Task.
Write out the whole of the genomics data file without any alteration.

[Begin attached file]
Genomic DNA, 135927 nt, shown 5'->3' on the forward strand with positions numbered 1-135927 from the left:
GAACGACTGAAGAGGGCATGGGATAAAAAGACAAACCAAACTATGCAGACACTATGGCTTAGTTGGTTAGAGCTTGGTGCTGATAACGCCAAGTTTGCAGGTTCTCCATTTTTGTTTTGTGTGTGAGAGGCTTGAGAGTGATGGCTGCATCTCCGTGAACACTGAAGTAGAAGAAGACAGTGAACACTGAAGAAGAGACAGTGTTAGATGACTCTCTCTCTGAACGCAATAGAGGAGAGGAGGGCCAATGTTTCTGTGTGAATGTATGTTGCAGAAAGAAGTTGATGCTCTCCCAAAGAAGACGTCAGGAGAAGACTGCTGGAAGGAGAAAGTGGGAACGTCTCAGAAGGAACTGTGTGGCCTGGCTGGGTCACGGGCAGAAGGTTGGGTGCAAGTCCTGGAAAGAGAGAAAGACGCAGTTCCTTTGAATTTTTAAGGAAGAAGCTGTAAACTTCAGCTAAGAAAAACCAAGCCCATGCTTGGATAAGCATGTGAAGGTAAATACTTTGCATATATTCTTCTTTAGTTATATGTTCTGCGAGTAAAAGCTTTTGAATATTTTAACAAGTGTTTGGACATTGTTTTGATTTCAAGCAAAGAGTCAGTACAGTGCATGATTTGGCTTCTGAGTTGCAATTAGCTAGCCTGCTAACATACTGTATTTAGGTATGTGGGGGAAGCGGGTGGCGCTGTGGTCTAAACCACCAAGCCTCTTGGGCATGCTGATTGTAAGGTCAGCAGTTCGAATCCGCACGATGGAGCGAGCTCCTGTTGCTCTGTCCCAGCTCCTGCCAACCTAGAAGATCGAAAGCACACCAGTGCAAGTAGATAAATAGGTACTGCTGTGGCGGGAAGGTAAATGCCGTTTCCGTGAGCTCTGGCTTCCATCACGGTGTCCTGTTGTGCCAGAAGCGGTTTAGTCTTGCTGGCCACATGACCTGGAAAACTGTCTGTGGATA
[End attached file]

Genomic DNA, 135927 nt, shown 5'->3' on the forward strand with positions numbered 1-135927 from the left:
GAACGACTGAAGAGGGCATGGGATAAAAAGACAAACCAAACTATGCAGACACTATGGCTTAGTTGGTTAGAGCTTGGTGCTGATAACGCCAAGTTTGCAGGTTCTCCATTTTTGTTTTGTGTGTGAGAGGCTTGAGAGTGATGGCTGCATCTCCGTGAACACTGAAGTAGAAGAAGACAGTGAACACTGAAGAAGAGACAGTGTTAGATGACTCTCTCTCTGAACGCAATAGAGGAGAGGAGGGCCAATGTTTCTGTGTGAATGTATGTTGCAGAAAGAAGTTGATGCTCTCCCAAAGAAGACGTCAGGAGAAGACTGCTGGAAGGAGAAAGTGGGAACGTCTCAGAAGGAACTGTGTGGCCTGGCTGGGTCACGGGCAGAAGGTTGGGTGCAAGTCCTGGAAAGAGAGAAAGACGCAGTTCCTTTGAATTTTTAAGGAAGAAGCTGTAAACTTCAGCTAAGAAAAACCAAGCCCATGCTTGGATAAGCATGTGAAGGTAAATACTTTGCATATATTCTTCTTTAGTTATATGTTCTGCGAGTAAAAGCTTTTGAATATTTTAACAAGTGTTTGGACATTGTTTTGATTTCAAGCAAAGAGTCAGTACAGTGCATGATTTGGCTTCTGAGTTGCAATTAGCTAGCCTGCTAACATACTGTATTTAGGTATGTGGGGGAAGCGGGTGGCGCTGTGGTCTAAACCACCAAGCCTCTTGGGCATGCTGATTGTAAGGTCAGCAGTTCGAATCCGCACGATGGAGCGAGCTCCTGTTGCTCTGTCCCAGCTCCTGCCAACCTAGAAGATCGAAAGCACACCAGTGCAAGTAGATAAATAGGTACTGCTGTGGCGGGAAGGTAAATGCCGTTTCCGTGAGCTCTGGCTTCCATCACGGTGTCCTGTTGTGCCAGAAGCGGTTTAGTCTTGCTGGCCACATGACCTGGAAAACTGTCTGTGGATA